$$6 \cdot \frac{1}{36} + 15 \cdot \frac{2}{36} = \frac{36}{36} = 1$$

Because to get $(1,1)$, both dice must show a $1$. To get a $1$ and a $2$, it could be either $(1,2)$ or $(2,1)$.

Here's another way to look at it ...

The probability of getting $(1,1)$ is $$\frac{1}{6}\times\frac{1}{6} = \frac{1}{36}$$ Explanation: The dice are independent and each die has probability $\large{\frac{1}{6}}$ of showing a $1$.

To get a $1$ and a $2$, the first die must show either $1$ or $2$, and the second die must show whichever of $1,2$ did not show on the first die. Hence the probability of getting a $1$ and a $2$ is $$\frac{2}{6}\times\frac{1}{6} = \frac{2}{36}$$

Simply because, no matter what, you have 36 possibilities! $6*6 \qquad possibilities = 36$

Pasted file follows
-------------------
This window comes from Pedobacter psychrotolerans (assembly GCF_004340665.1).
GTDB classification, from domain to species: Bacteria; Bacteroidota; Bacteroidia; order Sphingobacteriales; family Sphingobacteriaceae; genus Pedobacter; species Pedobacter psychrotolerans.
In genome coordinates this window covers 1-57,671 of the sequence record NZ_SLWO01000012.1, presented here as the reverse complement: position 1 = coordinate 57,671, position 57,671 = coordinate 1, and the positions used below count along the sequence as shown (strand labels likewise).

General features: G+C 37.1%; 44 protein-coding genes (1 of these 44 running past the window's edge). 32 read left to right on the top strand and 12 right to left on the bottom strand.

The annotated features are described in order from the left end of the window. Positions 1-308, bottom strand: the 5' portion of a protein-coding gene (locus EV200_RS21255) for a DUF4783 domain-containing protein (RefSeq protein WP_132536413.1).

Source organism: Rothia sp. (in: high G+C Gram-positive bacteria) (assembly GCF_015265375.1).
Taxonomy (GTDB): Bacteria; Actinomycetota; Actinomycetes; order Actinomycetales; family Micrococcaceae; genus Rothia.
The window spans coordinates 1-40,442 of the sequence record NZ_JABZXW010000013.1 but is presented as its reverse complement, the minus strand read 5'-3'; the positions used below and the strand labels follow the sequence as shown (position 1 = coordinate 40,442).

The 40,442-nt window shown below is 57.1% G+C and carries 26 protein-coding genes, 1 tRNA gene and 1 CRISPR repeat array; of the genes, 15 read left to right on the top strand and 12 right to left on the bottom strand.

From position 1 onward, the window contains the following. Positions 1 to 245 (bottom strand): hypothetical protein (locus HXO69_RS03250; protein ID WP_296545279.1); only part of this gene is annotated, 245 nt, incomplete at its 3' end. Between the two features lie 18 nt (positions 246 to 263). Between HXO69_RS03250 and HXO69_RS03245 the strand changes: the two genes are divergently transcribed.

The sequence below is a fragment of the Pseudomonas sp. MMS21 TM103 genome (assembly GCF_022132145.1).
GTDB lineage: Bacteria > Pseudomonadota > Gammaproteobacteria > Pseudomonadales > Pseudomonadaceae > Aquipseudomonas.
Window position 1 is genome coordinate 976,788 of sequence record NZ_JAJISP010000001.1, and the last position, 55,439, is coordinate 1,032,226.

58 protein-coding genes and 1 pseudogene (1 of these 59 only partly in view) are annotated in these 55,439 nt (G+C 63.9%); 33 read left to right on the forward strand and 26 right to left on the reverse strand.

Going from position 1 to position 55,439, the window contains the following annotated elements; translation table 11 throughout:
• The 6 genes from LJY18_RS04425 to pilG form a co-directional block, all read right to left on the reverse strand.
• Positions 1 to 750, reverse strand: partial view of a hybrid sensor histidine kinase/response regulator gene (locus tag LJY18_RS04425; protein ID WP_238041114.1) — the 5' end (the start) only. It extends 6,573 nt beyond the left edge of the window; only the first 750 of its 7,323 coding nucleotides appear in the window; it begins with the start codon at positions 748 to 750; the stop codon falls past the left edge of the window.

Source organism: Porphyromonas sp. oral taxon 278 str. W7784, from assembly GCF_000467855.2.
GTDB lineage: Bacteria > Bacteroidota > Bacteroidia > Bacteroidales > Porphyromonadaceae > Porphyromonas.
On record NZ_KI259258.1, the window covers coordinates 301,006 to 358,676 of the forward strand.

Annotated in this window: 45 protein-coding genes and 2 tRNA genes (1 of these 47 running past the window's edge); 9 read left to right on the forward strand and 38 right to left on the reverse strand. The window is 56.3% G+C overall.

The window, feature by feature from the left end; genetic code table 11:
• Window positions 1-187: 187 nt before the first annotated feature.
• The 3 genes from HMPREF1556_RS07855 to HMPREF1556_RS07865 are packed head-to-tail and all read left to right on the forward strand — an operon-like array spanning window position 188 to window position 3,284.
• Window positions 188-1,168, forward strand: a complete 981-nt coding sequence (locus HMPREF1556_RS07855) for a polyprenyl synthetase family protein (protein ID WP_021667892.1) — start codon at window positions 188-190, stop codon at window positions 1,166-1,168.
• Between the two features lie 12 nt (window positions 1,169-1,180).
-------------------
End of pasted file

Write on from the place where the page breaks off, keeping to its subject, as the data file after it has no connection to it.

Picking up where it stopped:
Well, this makes it even more obvious compared to other explanations, and you can see that combinations occur once or more. But there are only 21 combinations: $[1,1],[2,2],[3,3],[4,4],[5,5],[6,6],[1,2],[1,3],[1,4],[1,5],[1,6],[2,3],[2,4],[2,5],[2,6],[3,4],[3,5],[3,6],[4,5],[4,6],[5,6]$. So you are right about there being 21 combinations. But, you also have $[3,1], [3,2]$ etc. Therefore, because $[a,b]=[b,a]$, the possibilities for $[a,b]$, where $a \neq b$ is $\frac{2}{36} = \frac{1}{18}$ You have 6 doubles, and 15 combinations, leading to $2*15 + 1*6 = 36$ combinations! (Where in $[a,b]$, $a \neq b$, will count as 2 combinations!

I know that it is a bit repetitive ,so if you think anything is missing, please comment below!

The main problem is that the answer of $\frac1{21}$ doesn't fit with empirical data, and so must be wrong.

Throw the dice $1,000,000$ times and count the number of occurrences of $(1,1)$. It will be around $27,778$ (from $\frac1{36}$), whereas if the probability was $\frac1{21}$ we would expect an answer around $47,619$.

So we must assume $\frac1{21}$ is the wrong answer, and this is because, whether the dice are identical (shape, size, colour, etc..) or not, there are still $36$ possibilities.